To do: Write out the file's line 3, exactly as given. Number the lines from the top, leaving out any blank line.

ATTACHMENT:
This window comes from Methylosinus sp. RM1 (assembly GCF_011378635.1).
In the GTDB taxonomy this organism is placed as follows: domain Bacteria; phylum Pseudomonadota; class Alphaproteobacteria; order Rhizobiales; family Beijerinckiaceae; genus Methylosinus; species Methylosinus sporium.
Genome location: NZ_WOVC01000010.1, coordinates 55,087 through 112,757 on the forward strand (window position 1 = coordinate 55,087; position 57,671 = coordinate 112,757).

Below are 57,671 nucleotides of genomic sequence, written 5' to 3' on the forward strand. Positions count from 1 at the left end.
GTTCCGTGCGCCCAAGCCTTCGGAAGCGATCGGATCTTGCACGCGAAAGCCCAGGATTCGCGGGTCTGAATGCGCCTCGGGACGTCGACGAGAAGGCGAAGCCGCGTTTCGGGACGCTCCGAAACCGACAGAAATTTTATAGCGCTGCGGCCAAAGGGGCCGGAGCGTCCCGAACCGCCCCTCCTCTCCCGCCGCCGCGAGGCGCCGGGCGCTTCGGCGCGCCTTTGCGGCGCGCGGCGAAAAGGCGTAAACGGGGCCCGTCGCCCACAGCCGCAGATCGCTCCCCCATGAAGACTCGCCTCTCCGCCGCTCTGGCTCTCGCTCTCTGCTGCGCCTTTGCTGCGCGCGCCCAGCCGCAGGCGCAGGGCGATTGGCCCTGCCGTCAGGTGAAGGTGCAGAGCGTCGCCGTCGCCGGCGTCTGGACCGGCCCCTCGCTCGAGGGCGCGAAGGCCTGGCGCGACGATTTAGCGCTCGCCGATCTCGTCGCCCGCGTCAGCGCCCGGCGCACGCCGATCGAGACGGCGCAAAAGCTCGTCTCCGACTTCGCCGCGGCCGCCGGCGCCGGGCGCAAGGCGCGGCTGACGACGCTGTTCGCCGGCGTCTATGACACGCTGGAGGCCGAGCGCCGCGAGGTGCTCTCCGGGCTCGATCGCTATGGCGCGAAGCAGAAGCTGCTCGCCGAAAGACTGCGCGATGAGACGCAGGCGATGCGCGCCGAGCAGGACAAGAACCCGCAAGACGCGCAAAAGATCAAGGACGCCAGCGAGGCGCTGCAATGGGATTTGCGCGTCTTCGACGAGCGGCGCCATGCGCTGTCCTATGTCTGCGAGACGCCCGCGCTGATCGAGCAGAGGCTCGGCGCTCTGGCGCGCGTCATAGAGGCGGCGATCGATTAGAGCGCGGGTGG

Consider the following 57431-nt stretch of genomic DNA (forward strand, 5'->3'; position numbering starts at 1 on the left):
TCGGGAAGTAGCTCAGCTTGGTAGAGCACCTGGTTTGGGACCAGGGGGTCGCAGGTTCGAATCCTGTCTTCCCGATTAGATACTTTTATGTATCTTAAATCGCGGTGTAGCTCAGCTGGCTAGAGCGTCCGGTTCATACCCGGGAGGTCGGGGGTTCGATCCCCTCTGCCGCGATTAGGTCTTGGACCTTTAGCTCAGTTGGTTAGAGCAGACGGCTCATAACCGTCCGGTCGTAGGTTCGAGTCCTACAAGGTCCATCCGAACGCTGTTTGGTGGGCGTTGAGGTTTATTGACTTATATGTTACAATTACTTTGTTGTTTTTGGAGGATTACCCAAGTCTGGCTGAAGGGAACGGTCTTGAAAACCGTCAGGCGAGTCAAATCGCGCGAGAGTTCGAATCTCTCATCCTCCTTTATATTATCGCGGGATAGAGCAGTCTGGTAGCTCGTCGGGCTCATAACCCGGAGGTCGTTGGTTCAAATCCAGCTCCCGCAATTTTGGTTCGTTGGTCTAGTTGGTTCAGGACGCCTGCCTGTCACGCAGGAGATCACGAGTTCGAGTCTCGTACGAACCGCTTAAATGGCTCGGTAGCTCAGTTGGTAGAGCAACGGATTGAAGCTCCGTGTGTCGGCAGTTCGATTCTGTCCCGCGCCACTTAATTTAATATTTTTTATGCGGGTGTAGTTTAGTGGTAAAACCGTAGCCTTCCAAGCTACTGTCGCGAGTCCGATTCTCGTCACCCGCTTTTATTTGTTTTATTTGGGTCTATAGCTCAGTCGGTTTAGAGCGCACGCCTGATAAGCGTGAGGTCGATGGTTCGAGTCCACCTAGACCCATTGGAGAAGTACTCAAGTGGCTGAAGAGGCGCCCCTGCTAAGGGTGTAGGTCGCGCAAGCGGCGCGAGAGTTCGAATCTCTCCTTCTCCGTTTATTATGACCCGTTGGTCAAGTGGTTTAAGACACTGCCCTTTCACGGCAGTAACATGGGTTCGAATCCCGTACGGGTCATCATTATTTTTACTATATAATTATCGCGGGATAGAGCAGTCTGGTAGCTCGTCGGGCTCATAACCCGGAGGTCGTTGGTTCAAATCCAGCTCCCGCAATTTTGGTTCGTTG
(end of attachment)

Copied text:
Genome location: NZ_WOVC01000010.1, coordinates 55,087 through 112,757 on the forward strand (window position 1 = coordinate 55,087; position 57,671 = coordinate 112,757).